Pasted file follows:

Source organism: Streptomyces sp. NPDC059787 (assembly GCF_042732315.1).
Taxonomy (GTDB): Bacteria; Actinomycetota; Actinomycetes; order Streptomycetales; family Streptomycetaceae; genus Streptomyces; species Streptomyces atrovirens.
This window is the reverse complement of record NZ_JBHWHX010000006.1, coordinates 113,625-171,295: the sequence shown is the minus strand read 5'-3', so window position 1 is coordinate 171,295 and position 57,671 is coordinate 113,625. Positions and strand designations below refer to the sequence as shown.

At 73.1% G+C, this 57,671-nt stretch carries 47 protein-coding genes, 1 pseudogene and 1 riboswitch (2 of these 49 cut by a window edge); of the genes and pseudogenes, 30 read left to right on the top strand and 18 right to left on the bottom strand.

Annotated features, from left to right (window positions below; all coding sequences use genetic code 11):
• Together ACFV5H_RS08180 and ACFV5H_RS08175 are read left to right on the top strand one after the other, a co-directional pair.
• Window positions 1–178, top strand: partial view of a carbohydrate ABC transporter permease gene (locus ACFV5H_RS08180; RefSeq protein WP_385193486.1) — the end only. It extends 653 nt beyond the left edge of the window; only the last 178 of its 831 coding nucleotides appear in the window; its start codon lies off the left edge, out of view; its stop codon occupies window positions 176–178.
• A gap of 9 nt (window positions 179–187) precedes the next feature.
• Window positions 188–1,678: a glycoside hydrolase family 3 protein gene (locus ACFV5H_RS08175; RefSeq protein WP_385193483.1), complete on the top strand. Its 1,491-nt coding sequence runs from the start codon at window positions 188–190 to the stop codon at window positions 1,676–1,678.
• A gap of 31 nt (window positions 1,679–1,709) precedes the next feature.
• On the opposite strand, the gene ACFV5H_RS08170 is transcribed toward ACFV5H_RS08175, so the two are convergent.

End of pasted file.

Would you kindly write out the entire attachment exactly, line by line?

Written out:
Source organism: Streptomyces sp. NPDC059787 (assembly GCF_042732315.1).
Taxonomy (GTDB): Bacteria; Actinomycetota; Actinomycetes; order Streptomycetales; family Streptomycetaceae; genus Streptomyces; species Streptomyces atrovirens.
This window is the reverse complement of record NZ_JBHWHX010000006.1, coordinates 113,625-171,295: the sequence shown is the minus strand read 5'-3', so window position 1 is coordinate 171,295 and position 57,671 is coordinate 113,625. Positions and strand designations below refer to the sequence as shown.

At 73.1% G+C, this 57,671-nt stretch carries 47 protein-coding genes, 1 pseudogene and 1 riboswitch (2 of these 49 cut by a window edge); of the genes and pseudogenes, 30 read left to right on the top strand and 18 right to left on the bottom strand.

Annotated features, from left to right (window positions below; all coding sequences use genetic code 11):
• Together ACFV5H_RS08180 and ACFV5H_RS08175 are read left to right on the top strand one after the other, a co-directional pair.
• Window positions 1–178, top strand: partial view of a carbohydrate ABC transporter permease gene (locus ACFV5H_RS08180; RefSeq protein WP_385193486.1) — the end only. It extends 653 nt beyond the left edge of the window; only the last 178 of its 831 coding nucleotides appear in the window; its start codon lies off the left edge, out of view; its stop codon occupies window positions 176–178.
• A gap of 9 nt (window positions 179–187) precedes the next feature.
• Window positions 188–1,678: a glycoside hydrolase family 3 protein gene (locus ACFV5H_RS08175; RefSeq protein WP_385193483.1), complete on the top strand. Its 1,491-nt coding sequence runs from the start codon at window positions 188–190 to the stop codon at window positions 1,676–1,678.
• A gap of 31 nt (window positions 1,679–1,709) precedes the next feature.
• On the opposite strand, the gene ACFV5H_RS08170 is transcribed toward ACFV5H_RS08175, so the two are convergent.